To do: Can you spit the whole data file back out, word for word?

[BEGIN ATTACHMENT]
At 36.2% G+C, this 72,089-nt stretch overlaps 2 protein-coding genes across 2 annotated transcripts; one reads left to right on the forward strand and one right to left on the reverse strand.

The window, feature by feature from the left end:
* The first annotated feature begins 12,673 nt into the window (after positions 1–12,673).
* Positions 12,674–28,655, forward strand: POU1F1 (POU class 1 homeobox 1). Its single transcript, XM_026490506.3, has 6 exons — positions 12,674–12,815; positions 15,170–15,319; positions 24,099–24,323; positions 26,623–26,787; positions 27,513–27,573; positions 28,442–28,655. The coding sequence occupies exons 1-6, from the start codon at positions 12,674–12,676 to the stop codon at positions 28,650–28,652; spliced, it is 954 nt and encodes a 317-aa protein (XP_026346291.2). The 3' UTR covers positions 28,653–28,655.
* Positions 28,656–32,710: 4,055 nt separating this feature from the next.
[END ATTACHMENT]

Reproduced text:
At 36.2% G+C, this 72,089-nt stretch overlaps 2 protein-coding genes across 2 annotated transcripts; one reads left to right on the forward strand and one right to left on the reverse strand.

The window, feature by feature from the left end:
* The first annotated feature begins 12,673 nt into the window (after positions 1–12,673).
* Positions 12,674–28,655, forward strand: POU1F1 (POU class 1 homeobox 1). Its single transcript, XM_026490506.3, has 6 exons — positions 12,674–12,815; positions 15,170–15,319; positions 24,099–24,323; positions 26,623–26,787; positions 27,513–27,573; positions 28,442–28,655. The coding sequence occupies exons 1-6, from the start codon at positions 12,674–12,676 to the stop codon at positions 28,650–28,652; spliced, it is 954 nt and encodes a 317-aa protein (XP_026346291.2). The 3' UTR covers positions 28,653–28,655.
* Positions 28,656–32,710: 4,055 nt separating this feature from the next.